Only two hours before Tom Gaglardi was to be officially introduced as the new owner of the Dallas Stars this week, he walked into the team’s dressing room and spoke for the first time to the players themselves.
His message was simple, but it was one the Stars had waited more than two years to hear.
“The uncertainty’s over,” Gaglardi told them. “I’m here and you’ll get my full support.”
Then he asked for their help.
Later that night, with their new Canadian benefactor looking on, Dallas won for the first time in nearly two weeks, beating the visiting Edmonton Oilers 4-1. Two days later, the Stars put together an impressive comeback against the Los Angeles Kings, taking out one of the better teams in their conference in overtime to remain among the playoff teams in the West.
It might have been only two wins, but for a Stars team that has missed the playoffs three seasons in a row, they were part of a surprising 13-8 start for a franchise with the NHL’s fourth lowest payroll and second worst attendance.
And Gaglardi’s arrival, after two years of bankruptcy court proceedings, has played a role in that on-ice success.
“He just brings stability,” said Stars defenceman Stephane Robidas, who has been through the franchise’s highs and lows going back to 2002. “Not having an owner, there’s always this uncertainty. We knew the team wasn’t going to move, we weren’t in a situation like Phoenix is and like Atlanta and all those teams. We know it’s a good market. But just to have a passionate owner, it’s a great thing.”
Passion won’t be a problem for Gaglardi, a self-described hockey nut with pockets almost as deep as they come in the NHL.
The 43-year-old president of Northland Properties, Gaglardi runs a hotel and restaurant empire that has made the Vancouver-based family – headed by Tom’s father, Bob – the 39th richest in Canada and fifth richest in B.C.
Reclamation projects are nothing new for the Gaglardis, either, as they’ve been through a near-bankruptcy in the 1980s before amassing a net worth of $1.6-billion with a series of smart business decisions.
The family’s main assets consist of 145 restaurants (mainly Moxie’s and Denny’s), 45 hotels (Sandman chain) and the WHL’s Kamloops Blazers, a team Gaglardi bought for $7-million in 2007 with NHL players and alums Mark Recchi, Shane Doan, Jarome Iginla and Darryl Sydor.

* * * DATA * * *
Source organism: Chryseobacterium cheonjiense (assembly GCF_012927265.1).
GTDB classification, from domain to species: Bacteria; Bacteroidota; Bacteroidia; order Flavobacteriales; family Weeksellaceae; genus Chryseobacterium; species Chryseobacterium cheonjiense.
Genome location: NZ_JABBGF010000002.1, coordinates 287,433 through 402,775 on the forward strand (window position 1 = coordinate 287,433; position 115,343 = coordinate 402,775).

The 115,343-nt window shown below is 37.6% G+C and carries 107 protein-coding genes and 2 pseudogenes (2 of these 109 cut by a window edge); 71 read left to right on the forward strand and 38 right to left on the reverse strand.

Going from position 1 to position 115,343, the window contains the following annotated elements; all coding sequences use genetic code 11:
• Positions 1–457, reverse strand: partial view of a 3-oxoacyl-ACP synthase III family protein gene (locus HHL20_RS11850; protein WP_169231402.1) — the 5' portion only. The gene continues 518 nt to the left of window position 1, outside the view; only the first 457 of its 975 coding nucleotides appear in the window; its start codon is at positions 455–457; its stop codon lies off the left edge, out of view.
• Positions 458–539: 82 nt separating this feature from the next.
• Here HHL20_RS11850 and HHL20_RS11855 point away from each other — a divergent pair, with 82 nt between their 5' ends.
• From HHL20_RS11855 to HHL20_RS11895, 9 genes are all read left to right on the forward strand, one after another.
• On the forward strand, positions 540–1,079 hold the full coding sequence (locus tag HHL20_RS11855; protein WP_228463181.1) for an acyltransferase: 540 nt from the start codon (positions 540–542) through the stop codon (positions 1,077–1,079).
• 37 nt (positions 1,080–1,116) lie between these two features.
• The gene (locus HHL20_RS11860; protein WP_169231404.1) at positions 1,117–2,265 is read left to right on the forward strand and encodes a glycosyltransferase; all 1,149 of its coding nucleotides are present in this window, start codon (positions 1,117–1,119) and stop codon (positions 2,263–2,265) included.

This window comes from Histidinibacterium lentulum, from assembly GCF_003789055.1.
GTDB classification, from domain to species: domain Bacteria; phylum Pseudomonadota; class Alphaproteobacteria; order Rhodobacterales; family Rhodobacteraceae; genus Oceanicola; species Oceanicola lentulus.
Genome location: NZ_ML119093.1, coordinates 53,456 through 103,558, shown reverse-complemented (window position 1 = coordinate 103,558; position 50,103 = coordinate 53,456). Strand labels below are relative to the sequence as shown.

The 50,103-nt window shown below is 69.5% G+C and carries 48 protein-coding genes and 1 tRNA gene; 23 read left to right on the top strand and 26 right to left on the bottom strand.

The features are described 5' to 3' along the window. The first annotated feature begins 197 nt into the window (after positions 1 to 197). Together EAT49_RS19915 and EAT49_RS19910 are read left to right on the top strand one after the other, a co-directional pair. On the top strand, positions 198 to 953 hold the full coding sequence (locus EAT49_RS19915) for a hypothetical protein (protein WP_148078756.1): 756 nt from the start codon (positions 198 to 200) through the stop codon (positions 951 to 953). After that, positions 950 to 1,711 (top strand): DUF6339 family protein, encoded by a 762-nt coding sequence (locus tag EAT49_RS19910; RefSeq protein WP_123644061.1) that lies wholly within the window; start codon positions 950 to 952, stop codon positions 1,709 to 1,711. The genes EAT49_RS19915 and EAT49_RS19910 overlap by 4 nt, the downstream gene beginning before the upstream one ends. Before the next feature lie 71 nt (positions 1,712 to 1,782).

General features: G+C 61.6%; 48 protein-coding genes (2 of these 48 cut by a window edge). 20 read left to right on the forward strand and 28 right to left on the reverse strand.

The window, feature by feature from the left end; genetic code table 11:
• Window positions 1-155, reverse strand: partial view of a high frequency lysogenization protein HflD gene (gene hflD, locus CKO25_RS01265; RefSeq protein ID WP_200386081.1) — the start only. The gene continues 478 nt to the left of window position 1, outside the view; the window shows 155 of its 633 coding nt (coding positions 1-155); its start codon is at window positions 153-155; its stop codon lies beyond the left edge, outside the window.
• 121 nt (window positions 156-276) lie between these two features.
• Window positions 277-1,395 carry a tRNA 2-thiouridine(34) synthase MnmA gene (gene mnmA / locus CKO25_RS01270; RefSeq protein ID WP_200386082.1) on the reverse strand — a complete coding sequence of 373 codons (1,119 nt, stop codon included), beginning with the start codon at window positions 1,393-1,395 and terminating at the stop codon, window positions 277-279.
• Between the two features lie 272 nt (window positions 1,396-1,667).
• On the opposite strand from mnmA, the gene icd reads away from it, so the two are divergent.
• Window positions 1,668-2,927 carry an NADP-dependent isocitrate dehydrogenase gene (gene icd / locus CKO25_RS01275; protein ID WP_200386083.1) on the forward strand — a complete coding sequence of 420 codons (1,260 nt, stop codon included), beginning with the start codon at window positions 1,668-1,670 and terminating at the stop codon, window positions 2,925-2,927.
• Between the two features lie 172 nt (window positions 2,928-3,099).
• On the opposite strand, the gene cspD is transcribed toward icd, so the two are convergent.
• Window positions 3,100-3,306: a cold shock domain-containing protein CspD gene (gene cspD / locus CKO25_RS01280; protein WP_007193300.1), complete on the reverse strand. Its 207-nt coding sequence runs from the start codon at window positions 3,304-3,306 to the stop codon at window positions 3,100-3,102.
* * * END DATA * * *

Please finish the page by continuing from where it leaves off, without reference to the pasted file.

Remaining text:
In Dallas, Gaglardi has already helped to bring some good vibrations to a market that for years was considered the NHL’s shining success story in the U.S. sunbelt.
Step 1 was to rehire Jim Lites as team president, bringing back the man who helped lead the business side of the franchise’s growth in the early years after arriving from Minnesota.
Step 2 was reassuring players and fans that Gaglardi would spend enough to win, putting success on the ice and at the gate above the type of bean counting that has hurt the franchise the past few years under troubled former owner Tom Hicks.
“This isn’t a franchise that’s never been up,” Gaglardi said in an interview with The Globe and Mail this week. “It’s been up for most of its existence, and it lost its way in the last three years.”
Gaglardi’s connection to NHL players via the Blazers, meanwhile, has proved important in the early days in Dallas. When his name first began to surface in ownership talks, Stars players Vernon Fiddler and Michael Ryder spoke with former teammates Doan and Recchi and came back with optimistic scouting reports on just who this Gaglardi fellow was.
“All we’ve heard is positive things,” Robidas said.
Robidas added that what he finds the most encouraging is Gaglardi’s passion for hockey, something Hicks lacked and that may have had a role in the franchise essentially being abandoned the last two years.
There are also similarities between the situation with the Blazers and the Stars, as the junior team that was a dynasty throughout the 1980s and early ’90s before fading away has slowly been rebuilt the past few years.
His partners credit Gaglardi for Kamloops’ rise in the standings.
“I think he’s going to be incredible for the NHL,” Doan said. “The four of us, we’ve all learned so much from him and just enjoyed being around him. He loves the sport so much … and he’s someone who makes everyone around him feel comfortable and want to be better.”
“The league’s lucky to have him,” added Recchi, who many believe is in line for a hockey ops role with the Stars.
Doan added that Gaglardi has been talking about his dream of owning an NHL team for a long time, something he first pursued in a failed bid for the Vancouver Canucks that turned into a high-profile court battle.
By 2009, Gaglardi had turned his attention to Dallas, where he has family connections – he refers to himself as “half-Texan” given his mother grew up in nearby Longview – and sees an opportunity to bring the fans back by giving them something to cheer for.
He knows the numbers – including all the sellouts not long ago – and has seen the long row of banners in the rafters at the American Airlines Center that ends suddenly in 2005-06.
“It’s tough for a fan to get excited about a team owned by 40 banks and going through bankruptcy,” Gaglardi said. “To commit [their]time and money… Now we have certainty, and we’re stable. We’ve stated ‘We’re here to build a winner.’
“This market is too good for me not to get involved.”
Big number: 10,648
Average number of fans per game for the Dallas Stars this season, second last in the NHL and ahead of only the Phoenix Coyotes. Dallas had announced crowds of 17,215 fans a game as recently as two years ago.
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